Archive for September, 2009

The Last Words of Stonewall Jackson

September 15, 2009

 

Stonewall Jackson engraving by C.A. Powell taken from a photograph taken in Winchester, VA, in 1862

Stonewall Jackson engraving by C.A. Powell taken from a photograph taken in Winchester, VA, in 1862

Last photograph of Stonewall Jackson
Last photograph of Stonewall Jackson

The Last Words of Stonewall Jackson

 

 

 

By Mrs. J. William Jones

 

Brilliant, complete, but O how brief

Were the chivalrous deeds of the world’s great chief!

But crowded within that little span

Were records of glory scarce known to man.

 

Two continents watched with wonder and awe

As he sprang, full armed, from the god of war;

That quiet Professor, unknown to the world,

This offspring of thunder was suddenly hurled.

 

Into the arena, with God as his guide,

He fearlessly charged the great odds he defied;

And victory followed that old coat of gray

Till furrowed by bullets that ill-fated day.

 

On Sunday he heard that the end was so near,

When calmly he said without tremor or fear:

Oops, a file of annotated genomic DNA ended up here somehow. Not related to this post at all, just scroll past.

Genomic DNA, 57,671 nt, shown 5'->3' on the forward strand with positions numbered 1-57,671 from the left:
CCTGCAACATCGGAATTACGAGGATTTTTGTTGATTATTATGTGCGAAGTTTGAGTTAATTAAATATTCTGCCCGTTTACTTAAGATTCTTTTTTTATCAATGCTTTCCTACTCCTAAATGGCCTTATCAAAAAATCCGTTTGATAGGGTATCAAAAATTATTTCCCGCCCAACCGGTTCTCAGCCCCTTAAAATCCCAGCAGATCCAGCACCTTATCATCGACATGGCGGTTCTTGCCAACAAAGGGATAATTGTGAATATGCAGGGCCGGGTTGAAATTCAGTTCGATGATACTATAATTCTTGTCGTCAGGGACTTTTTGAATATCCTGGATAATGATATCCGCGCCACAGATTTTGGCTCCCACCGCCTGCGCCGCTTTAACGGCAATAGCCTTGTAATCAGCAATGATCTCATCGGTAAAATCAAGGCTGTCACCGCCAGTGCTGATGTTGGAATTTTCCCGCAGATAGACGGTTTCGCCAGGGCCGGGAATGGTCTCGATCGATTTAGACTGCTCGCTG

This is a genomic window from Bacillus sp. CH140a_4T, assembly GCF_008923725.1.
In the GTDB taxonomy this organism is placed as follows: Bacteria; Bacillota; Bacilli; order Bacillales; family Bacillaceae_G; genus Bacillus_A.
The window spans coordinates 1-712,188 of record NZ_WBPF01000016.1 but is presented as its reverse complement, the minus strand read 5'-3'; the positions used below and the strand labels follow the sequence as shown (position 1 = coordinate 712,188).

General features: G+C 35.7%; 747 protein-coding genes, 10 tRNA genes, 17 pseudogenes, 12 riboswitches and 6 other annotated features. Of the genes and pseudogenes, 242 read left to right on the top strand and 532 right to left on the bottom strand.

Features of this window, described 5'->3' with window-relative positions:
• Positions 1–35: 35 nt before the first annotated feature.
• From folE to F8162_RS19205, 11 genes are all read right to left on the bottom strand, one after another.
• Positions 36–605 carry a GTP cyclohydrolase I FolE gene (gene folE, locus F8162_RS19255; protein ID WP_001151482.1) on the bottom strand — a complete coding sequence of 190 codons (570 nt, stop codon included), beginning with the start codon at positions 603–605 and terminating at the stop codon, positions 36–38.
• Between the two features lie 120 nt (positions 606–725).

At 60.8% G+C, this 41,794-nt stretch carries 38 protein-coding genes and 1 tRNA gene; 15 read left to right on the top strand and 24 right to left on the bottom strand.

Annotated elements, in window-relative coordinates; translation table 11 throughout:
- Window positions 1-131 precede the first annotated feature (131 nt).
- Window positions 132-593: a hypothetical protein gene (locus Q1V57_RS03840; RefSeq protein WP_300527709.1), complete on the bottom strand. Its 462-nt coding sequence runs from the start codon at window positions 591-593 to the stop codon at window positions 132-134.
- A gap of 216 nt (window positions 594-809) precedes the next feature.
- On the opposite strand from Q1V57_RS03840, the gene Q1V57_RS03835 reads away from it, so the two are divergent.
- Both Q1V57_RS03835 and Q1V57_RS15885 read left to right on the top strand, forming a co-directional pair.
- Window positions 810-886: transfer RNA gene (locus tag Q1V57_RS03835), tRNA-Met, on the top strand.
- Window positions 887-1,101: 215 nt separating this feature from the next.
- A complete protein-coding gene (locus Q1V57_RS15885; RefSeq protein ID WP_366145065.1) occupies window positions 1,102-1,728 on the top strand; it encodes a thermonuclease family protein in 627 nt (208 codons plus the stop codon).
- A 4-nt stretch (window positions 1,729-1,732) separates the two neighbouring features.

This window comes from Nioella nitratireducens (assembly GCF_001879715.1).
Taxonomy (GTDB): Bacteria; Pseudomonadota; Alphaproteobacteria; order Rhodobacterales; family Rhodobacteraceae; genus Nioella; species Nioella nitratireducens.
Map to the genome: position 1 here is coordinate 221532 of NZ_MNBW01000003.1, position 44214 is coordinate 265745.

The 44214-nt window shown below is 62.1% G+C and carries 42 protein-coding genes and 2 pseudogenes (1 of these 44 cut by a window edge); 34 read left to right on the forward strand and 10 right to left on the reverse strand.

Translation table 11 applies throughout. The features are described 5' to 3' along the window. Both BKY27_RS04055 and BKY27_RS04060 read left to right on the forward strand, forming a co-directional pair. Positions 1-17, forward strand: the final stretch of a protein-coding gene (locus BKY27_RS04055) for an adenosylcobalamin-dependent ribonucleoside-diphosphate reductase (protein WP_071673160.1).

“I have always wanted to die on this day.”

So the way of the Father was Stonewall’s way.

 

With feverish brain, he’s a soldier still—

Crisp orders he sends to A.P. Hill.

The fire of battle burns in his eyes—

A warrior grand, though he lowly lies.

 

The soldier grows weary, the camp is in sight,

His countenance beams with celestial light.

“Let us cross over”—into heaven he sees—

“The river and rest ‘neath the shade of the trees.”

 

Richmond, Va, May 28, 1900

stonewall last

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Isaac O’Haver

September 1, 2009

 

Monument of Confederate Bugler at Corsicana, TX

confederate bugler corsicana txconfederate buglerconfederate buglerIsaac ohaver

 

Isaac O’Haver

 

Isaac O’Haver was a member of Co K of the 17th VA Cavalry.  He was a  17 year-old bugler for his unit.  He was born Sep. 20, 1844 and died at the age of 27 on March 30, 1872.  He is buried at the Ladoga Cemetery.

Jonas T. Gish

September 1, 2009

Jonas Gish 1JONAS T. GISH

 

Jonas Gish was one the eleven Confederate soldiers who came to Montgomery County from Botetourt Co., VA.  He enlisted in the Confederate Army at the beginning of the War and was assigned to Co K of the 28th VA Inf.  He is one of seven Confederate soldiers who are buried in Montgomery County who survived Pickett’s Charge at the Battle of Gettysburg.  Gish was born on Oct. 29, 1838 and died on Dec. 2, 1926 at Ladoga.  He is buried in the Ladoga Cemetery.